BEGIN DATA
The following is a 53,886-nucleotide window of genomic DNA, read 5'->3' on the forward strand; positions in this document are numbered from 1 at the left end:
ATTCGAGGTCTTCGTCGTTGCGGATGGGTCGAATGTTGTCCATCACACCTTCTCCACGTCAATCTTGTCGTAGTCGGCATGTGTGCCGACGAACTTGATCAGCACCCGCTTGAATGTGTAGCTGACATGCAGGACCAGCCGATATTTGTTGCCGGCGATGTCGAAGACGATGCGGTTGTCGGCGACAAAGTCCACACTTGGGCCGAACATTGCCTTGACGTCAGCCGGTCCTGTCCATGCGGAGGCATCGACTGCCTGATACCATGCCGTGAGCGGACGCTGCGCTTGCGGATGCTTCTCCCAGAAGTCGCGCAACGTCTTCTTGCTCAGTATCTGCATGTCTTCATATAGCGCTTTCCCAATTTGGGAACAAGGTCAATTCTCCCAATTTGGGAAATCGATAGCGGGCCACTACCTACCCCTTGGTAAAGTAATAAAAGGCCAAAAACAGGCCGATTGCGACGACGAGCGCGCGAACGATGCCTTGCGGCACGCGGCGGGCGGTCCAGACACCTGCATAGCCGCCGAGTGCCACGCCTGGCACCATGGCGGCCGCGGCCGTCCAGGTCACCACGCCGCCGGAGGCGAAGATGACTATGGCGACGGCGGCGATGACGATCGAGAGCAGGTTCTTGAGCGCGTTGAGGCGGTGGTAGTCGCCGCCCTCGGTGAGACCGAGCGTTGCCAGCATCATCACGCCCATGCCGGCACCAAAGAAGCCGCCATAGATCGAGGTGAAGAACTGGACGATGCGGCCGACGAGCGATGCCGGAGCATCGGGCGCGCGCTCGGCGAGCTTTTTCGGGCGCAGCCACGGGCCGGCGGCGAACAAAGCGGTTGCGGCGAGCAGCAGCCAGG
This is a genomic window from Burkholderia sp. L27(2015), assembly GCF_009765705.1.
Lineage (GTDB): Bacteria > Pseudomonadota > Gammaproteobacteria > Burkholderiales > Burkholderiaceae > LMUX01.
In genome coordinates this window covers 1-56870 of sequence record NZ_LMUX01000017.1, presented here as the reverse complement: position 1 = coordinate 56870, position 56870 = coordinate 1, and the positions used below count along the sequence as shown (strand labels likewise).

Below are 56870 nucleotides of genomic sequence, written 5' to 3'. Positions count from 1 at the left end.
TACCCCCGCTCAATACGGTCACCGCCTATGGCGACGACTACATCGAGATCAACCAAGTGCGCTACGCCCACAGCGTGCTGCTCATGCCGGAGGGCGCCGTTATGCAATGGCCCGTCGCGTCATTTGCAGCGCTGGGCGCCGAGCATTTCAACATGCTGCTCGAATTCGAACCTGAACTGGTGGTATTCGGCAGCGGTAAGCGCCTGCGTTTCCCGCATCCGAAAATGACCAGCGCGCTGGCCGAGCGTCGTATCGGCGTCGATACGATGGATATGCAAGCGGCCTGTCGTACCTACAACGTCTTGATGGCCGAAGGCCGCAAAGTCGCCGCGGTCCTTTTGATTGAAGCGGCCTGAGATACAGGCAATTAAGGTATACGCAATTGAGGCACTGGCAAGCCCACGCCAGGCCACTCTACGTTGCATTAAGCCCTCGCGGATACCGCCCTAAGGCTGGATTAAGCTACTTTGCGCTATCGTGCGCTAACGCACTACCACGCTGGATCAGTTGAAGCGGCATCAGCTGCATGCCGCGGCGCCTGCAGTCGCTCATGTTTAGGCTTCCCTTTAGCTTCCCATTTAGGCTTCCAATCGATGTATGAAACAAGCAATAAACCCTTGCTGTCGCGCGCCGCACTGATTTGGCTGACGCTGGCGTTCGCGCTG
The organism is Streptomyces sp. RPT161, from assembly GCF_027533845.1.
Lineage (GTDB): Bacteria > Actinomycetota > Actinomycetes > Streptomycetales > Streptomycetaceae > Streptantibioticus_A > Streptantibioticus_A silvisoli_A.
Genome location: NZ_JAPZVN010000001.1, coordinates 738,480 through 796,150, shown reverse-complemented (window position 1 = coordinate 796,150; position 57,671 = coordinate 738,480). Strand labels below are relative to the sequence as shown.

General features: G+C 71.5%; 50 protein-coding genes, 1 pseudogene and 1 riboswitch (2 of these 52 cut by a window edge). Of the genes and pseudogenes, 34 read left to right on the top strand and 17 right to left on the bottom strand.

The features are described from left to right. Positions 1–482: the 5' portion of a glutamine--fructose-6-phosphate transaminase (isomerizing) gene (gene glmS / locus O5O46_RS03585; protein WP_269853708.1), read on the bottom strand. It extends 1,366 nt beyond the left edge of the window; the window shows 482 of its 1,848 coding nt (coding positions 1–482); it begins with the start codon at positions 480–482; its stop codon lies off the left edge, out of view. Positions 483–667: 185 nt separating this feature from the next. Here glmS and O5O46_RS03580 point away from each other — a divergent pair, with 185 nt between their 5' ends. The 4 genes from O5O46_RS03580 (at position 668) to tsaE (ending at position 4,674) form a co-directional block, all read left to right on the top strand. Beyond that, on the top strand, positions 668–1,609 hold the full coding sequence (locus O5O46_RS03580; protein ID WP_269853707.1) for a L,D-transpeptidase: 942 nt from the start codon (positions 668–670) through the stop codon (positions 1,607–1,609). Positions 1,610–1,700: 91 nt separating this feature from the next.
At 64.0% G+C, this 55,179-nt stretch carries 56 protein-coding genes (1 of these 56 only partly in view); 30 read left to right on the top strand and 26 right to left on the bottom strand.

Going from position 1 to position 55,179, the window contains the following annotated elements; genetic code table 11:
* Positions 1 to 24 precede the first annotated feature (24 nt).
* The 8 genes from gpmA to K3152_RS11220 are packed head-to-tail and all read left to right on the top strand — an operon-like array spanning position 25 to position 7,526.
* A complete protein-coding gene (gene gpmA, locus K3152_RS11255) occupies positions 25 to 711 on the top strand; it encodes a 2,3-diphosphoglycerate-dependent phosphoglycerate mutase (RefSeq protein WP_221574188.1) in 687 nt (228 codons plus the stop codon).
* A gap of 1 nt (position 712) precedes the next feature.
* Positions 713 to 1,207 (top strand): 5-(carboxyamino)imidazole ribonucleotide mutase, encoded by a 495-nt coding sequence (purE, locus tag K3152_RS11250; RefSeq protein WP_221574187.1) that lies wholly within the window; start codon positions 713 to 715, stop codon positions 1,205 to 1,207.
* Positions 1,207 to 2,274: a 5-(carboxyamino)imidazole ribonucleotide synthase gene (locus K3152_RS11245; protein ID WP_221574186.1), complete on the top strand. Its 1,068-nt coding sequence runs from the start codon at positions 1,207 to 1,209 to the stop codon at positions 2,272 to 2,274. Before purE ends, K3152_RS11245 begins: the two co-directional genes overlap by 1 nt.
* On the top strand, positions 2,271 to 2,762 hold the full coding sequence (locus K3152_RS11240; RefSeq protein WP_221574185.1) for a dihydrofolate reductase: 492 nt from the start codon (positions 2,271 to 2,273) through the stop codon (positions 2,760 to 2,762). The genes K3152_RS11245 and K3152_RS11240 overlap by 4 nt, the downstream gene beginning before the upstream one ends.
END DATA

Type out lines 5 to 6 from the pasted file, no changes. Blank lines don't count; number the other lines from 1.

In genome coordinates this window covers 1-56870 of sequence record NZ_LMUX01000017.1, presented here as the reverse complement: position 1 = coordinate 56870, position 56870 = coordinate 1, and the positions used below count along the sequence as shown (strand labels likewise).

Below are 56870 nucleotides of genomic sequence, written 5' to 3'. Positions count from 1 at the left end.